Interesting Woodworking Link

Friday, May 30, 2008

Episode #62 - Scratch Stock Part I

The Scratch Stock – Part I

I had a great day in the shop. I started by dimensioning stock for my next project which is now stickered and adjusting to the shop environment. I also started experimenting with hide glue . . . more on that in the future. I also made a scratch stock. After following Crazy Leg Federal Table forum project on The Rough Cut Show, I started working on developing skills anticipating building a similar table. I thought the scratch stock would be a fun little project to end a great day in the shop. Well, I was right and wrong on that account!

Version I - getting ready to
test the retaining screws

Version I - system failure!

My first scratch stock was inspired from a Garret Hack design built by Kari Hultman on her blog The Village Carpenter. Unfortunately, there was a sickening sound of splitting wood and mine broke in two pieces as I tightened the retainer screws. In retrospect the two screws likely produced too much force and I should have allowed more end grain length. Not about to be defeated and leave the shop disappointed, I powered up and built another with a slightly modified design.

Set-up to cut the blade blank from a card scraper

Using a hacksaw to cut the blade blank from a card scraper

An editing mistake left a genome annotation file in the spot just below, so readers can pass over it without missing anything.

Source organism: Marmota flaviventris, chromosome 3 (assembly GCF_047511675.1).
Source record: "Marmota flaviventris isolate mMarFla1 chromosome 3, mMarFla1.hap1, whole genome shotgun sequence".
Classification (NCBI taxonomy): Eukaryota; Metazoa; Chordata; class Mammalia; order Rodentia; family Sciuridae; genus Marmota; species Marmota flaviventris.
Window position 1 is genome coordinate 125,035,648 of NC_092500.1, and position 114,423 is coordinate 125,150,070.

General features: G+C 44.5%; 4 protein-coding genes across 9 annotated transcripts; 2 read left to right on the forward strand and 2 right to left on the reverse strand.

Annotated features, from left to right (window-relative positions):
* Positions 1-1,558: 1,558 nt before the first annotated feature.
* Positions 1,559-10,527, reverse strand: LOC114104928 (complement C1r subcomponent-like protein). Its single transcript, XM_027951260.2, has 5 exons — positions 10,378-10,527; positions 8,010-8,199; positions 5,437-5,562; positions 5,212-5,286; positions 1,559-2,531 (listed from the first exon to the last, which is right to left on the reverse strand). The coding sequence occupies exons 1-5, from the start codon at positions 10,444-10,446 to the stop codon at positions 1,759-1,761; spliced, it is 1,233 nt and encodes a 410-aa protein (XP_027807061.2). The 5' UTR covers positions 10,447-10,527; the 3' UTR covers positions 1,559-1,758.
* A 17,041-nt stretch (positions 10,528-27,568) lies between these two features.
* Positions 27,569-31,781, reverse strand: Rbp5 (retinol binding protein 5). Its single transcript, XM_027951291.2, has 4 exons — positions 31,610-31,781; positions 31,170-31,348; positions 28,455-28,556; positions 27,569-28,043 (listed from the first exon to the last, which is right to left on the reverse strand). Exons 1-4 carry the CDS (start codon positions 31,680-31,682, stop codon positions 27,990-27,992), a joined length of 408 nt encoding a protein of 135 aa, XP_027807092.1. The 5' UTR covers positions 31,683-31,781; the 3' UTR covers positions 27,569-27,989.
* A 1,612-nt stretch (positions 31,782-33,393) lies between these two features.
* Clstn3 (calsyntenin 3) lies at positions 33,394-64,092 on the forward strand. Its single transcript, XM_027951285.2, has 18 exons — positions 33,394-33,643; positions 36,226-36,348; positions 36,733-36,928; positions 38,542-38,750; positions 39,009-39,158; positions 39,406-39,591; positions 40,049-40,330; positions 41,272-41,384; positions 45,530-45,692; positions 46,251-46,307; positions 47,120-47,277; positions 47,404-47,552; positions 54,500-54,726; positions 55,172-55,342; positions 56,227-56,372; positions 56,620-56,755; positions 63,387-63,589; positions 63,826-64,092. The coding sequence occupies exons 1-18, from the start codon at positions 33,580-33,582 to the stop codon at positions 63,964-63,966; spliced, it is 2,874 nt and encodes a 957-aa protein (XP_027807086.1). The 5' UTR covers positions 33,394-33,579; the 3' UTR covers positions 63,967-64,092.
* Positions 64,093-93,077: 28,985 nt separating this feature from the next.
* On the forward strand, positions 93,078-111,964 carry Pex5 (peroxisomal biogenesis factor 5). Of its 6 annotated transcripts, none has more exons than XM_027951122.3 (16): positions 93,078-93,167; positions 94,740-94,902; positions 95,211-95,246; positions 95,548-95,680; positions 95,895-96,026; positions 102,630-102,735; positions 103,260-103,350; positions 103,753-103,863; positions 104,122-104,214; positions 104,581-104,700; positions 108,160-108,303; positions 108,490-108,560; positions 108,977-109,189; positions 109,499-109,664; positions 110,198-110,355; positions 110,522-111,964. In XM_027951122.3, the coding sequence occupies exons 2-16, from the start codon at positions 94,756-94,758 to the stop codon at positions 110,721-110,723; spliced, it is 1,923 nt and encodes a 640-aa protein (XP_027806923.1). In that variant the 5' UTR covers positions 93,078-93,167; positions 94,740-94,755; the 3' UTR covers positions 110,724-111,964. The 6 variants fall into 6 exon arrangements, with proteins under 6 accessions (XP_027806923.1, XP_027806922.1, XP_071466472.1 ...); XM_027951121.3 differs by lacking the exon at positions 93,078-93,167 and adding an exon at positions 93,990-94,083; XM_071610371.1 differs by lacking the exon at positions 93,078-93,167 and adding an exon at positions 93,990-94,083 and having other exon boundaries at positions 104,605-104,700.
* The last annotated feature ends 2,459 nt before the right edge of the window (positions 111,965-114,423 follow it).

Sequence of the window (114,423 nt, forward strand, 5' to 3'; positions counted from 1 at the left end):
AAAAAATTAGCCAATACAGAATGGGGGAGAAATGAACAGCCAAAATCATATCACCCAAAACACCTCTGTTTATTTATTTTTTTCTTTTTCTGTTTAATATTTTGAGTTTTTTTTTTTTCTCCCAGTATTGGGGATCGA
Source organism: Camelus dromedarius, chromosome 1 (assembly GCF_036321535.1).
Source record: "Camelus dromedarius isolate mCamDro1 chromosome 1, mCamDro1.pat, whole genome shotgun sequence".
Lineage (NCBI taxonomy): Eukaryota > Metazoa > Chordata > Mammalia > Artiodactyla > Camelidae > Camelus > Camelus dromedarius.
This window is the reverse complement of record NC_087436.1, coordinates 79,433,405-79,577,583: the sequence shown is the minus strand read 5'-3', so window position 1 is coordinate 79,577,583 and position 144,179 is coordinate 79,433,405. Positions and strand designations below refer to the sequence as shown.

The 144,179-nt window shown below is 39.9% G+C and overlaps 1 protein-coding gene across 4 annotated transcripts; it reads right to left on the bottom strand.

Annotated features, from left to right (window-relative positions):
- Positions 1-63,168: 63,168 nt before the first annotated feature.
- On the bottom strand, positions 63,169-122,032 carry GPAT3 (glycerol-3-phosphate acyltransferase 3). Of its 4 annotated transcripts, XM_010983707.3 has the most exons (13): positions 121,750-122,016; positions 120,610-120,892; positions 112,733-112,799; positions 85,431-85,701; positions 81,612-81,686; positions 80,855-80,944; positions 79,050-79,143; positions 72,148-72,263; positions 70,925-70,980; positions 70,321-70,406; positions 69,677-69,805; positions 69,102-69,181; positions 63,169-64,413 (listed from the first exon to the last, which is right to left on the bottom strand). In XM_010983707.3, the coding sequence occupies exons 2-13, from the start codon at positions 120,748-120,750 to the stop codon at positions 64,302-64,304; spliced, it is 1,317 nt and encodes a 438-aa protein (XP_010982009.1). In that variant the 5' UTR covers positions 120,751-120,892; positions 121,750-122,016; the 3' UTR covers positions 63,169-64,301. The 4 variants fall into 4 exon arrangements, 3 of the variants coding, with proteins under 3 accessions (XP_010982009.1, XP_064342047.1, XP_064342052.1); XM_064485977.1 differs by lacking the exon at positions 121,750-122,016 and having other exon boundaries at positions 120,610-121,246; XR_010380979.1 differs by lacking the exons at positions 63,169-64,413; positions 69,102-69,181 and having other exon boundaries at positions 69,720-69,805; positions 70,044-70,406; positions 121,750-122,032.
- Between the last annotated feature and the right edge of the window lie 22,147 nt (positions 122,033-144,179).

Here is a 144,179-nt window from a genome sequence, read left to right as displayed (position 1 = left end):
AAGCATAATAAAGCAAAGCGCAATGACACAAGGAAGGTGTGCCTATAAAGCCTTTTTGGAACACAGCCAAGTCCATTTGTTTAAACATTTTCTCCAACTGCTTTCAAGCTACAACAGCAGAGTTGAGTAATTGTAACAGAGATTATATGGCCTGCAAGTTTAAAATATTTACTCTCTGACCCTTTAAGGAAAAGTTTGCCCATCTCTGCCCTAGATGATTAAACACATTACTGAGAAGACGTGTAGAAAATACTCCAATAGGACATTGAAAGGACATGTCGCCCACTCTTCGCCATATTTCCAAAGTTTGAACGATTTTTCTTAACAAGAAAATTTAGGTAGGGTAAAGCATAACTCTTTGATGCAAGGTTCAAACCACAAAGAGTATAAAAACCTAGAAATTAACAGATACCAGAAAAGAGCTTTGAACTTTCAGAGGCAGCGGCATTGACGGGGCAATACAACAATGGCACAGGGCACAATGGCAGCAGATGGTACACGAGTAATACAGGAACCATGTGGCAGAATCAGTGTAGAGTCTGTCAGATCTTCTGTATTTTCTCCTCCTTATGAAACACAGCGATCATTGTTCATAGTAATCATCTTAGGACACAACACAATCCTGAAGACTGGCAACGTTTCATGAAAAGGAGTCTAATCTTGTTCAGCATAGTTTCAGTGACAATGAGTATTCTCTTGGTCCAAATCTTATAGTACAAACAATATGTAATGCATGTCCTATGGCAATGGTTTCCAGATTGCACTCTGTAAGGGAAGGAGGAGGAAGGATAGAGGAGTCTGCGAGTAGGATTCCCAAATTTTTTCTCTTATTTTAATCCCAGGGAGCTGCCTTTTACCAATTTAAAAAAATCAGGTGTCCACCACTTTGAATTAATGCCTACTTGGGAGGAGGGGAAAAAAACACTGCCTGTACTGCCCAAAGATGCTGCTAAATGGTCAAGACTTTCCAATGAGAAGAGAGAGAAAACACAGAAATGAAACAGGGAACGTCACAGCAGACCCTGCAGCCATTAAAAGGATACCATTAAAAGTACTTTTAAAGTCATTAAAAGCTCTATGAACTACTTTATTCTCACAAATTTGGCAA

Version II sports steel reinforcement that also serves to keep the blade secure from racking in the slot. These are quick and easy to build. Now I just have to get some time to shape the cutter!

Version II ready to be drilled

Version II complete


Click here to see completion of this scratch stock with a quirk bead blade

Some interesting scratch stock resources:

Beading with a Scratch Stock - FWW

Scratch Stock – Kari Hultman • Village Carpenter

Scratch Stock Moldings – Shavings and Sawdust

The Venerable Bead – Lee Valley Project Article

Tuesday, May 27, 2008

Episode #61 - Shop Reflection

A time for reflection in the shop . . .

One of the interesting aspects of working with wood is the exploration process. There is always something new to learn and there is always room to perfect a skill or technique. I have in mind ideas for a number of projects; the real question for me is which project to do first. I also have some techniques that to want to explore and incorporate into future projects.

As I built my last project, I generated a self-critique of what went well and what I would have done differently. I think the overall scope and scale of the project went well. Having an opportunity to build again with a different skill set, I would approach the drawer and drawer housing much different. I would also work in more design elements to move away from a stark rectilinear form. I also would approach the general carcase construction differently building a separate case and base rather than an applied built up base.

Without a doubt, one of the most important and useful things I did with my last project was to draw a full-scale set of shop drawings that I constantly referred to during the construction process.